In view of this, the instant case as against JUDY REYES is hereby ordered provisionally accused dismissed. The accused Judy Reyes, @ Florante Reyes is hereby ordered released from the BBRC 10 unless he is also detained for another case.

Two days after, on October 29, 1987, Atty. Ramon B. Ceniza 11 representing the Citizens Legal Assistance Society of the Philippines (CLASP) as private prosecutor, and with the "conforme" of Asst. Fiscal Labra, filed a Motion for Reconsideration praying for the reinstatement of the case against the appellant. 12 In an Order dated November 2, 1987, the trial court granted the motion and trial thereafter ensued. After the evidence from both parties had been presented, the assailed Decision penned by Judge Jose P. Burgos was promulgated, the dispositive portion of which reads as follows: 13

WHEREFORE, in view of the foregoing considerations, this Court finds the accused Judy Reyes alias Florante Reyes guilty beyond reasonable doubt, not of the complex crime as charged in the information but of the offense of MURDER defined and penalized under Article 248 of the Revised Penal Code with the aggravating circumstances of employing means to weaken the defense or means to insure or afford impunity, the use of a motor vehicle, commission of the offense at nighttime and in an uninhabited place and sentence is hereby rendered ordering the accused to serve the penalty of reclusion perpetua together with the accessory penalties under the law, to indemnify the heirs of Bienvenido Mercado the sum of Thirty [Thousand] (P30,000.00) Pesos and [to] pay the costs.

On September 26, 1989, the accused through Counsel Cabahug filed a Notice erroneously appealing the judgment to the Court of Appeals. 14 Correcting the lapse, 15 the Court of Appeals in a letter dated December 6, 1989 16 forwarded the records of the case to this Court. After this Court's receipt of all pleadings and documents, the case is now ripe for resolution.17

The Facts

According to the Prosecution

The solicitor general's summary of the facts is as follows:

On February 5, 1987 at 8:30 o'clock in the morning, the appellant Judy Reyes, chief security and rattan controller at GF International Export Inc., Cebu City, informed Tomas Banzon, the company duty guard, that he caught a thief on February 4, 1987 (TSN, November 24, 1987, p. 26). Appellant then took Banzon to his room where a person named Bienvenido Mercado was found tied to a wooden post in the room. Appellant told Banzon that Mercado was the thief he caught (TSN, November 24, 1987, p. 28).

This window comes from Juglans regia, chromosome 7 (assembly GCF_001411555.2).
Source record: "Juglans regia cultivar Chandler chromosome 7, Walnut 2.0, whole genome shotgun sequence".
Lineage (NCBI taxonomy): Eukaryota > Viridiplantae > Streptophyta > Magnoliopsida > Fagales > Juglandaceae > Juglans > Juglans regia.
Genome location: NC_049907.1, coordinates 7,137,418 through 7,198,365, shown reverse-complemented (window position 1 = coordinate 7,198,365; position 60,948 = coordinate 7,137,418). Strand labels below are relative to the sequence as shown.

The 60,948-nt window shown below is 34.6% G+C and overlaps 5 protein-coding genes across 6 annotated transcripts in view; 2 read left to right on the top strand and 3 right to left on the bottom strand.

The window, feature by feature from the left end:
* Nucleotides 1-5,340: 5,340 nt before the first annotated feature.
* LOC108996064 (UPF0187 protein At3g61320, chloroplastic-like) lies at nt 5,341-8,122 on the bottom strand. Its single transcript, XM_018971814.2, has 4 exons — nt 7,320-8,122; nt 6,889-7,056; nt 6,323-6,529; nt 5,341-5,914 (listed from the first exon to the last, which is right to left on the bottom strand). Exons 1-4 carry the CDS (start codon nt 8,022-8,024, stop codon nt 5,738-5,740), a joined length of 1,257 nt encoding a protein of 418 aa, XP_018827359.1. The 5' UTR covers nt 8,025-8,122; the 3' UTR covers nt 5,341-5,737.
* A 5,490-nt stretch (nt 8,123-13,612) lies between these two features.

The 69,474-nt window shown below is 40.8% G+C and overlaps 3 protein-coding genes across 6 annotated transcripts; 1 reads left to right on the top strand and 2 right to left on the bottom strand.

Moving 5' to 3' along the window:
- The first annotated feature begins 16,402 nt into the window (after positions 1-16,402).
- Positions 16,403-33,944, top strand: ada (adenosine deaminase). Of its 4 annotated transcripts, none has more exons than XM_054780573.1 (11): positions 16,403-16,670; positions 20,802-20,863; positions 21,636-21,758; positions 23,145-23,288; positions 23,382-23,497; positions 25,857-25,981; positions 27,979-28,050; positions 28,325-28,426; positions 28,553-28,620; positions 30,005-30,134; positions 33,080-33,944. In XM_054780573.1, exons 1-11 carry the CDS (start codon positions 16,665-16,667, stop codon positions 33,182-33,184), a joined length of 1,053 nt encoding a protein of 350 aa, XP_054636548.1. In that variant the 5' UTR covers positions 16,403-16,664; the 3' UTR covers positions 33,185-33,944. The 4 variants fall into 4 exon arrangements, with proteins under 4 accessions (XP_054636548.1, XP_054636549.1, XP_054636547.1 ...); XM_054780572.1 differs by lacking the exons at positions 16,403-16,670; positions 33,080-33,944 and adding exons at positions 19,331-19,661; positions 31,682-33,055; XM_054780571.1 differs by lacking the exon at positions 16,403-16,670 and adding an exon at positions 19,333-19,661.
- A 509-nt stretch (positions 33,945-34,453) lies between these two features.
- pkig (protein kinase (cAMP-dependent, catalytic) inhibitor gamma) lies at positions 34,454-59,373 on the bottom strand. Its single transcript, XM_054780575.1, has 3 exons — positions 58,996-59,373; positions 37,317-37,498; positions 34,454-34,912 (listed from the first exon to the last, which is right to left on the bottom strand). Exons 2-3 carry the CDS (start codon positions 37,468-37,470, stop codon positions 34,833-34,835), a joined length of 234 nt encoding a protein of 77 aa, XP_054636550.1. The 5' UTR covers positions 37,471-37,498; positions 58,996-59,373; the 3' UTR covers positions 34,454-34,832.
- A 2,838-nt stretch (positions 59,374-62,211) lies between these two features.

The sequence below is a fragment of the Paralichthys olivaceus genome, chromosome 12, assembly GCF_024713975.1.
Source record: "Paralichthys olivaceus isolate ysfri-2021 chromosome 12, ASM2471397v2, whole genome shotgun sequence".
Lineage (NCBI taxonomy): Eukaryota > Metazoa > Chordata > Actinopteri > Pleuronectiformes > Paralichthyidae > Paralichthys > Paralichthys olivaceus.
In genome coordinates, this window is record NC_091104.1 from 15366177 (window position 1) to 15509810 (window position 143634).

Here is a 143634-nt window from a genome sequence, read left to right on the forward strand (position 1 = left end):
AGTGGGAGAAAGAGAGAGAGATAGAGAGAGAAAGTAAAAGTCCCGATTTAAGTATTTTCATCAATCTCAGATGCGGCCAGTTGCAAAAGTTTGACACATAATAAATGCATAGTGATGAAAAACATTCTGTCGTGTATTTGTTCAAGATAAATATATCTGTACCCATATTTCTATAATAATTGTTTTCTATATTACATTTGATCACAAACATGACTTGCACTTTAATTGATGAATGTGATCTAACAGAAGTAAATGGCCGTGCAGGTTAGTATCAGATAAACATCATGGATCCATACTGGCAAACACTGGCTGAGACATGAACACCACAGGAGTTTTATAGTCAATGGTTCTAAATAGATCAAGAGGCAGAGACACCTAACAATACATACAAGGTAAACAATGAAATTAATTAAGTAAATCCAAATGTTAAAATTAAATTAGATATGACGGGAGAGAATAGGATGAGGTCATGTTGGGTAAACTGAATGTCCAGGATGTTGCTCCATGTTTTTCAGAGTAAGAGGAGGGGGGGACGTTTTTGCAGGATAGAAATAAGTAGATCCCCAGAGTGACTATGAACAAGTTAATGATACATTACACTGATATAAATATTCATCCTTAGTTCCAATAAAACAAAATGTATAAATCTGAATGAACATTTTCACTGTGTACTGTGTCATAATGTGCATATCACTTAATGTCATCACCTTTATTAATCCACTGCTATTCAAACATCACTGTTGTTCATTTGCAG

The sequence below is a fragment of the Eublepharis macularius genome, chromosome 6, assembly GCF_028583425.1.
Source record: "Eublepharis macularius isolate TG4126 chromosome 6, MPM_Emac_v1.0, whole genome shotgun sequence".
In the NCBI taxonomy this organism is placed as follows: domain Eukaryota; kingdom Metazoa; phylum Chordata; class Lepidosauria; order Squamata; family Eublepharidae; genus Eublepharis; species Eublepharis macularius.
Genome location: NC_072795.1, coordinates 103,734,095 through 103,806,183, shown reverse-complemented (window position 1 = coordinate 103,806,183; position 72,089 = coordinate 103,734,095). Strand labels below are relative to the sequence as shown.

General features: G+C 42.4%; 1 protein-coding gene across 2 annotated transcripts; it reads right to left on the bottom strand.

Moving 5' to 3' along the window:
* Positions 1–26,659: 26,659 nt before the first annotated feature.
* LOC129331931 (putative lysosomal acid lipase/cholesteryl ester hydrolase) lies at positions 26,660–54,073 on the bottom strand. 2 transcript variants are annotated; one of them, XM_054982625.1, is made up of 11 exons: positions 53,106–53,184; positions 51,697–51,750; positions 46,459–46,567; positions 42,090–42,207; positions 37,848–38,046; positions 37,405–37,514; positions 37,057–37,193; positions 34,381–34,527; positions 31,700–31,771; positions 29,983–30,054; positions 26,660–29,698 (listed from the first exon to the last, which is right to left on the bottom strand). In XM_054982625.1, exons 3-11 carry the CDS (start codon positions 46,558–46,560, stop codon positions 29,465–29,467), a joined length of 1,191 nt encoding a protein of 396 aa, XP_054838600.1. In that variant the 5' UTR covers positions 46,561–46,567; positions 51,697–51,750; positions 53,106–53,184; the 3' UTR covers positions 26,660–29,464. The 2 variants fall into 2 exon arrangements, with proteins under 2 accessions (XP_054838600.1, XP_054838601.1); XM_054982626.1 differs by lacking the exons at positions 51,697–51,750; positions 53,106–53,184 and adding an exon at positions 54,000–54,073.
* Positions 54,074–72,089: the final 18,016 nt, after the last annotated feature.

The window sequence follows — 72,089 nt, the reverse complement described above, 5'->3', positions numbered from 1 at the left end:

At 4:00 o'clock in the afternoon of February 6, 1987, Dr. Jovita Ceniza, manager of the company, called up Banzon by phone inquiring if there was any unusual incident. Banzon replied that he would give a report after two (2) hours, and when appellant learned of this, he warned Banzon to keep quiet about Mercado's detention or be killed (TSN, November 24, 1987, P. 31). Appellant at the time was armed with a .45 caliber pistol (TSN, November 24, 1987, p. 31). When Dr. Ceniza went to the company's office later in the afternoon, she met the appellant who told her it was all finished and that he was going to Santo Niño to confess as he had killed someone (TSN, December 7, 1987, p. 28).

At 9:00 o'clock in the morning of February 7, 1987 Banzon inquired from appellant as to the whereabouts of Mercado and appellant replied that he already disposed of him (TSN, November 24, 1987, p. 33). Banzon, at that time, noticed that appellant's arm had teeth marks, and when Banzon inquired as to the cause thereof, appellant replied that he was hit by a piece of wood (TSN, November 24, 1987, p. 33).

Also on February 7, 1987, the body of Bienvenido Mercado was found by the police in Sogod, Cebu, which showed a gunshot wound on the forehead and multiple abrasions in the arms and body (TSN, November 24, 1987, p. 11). 18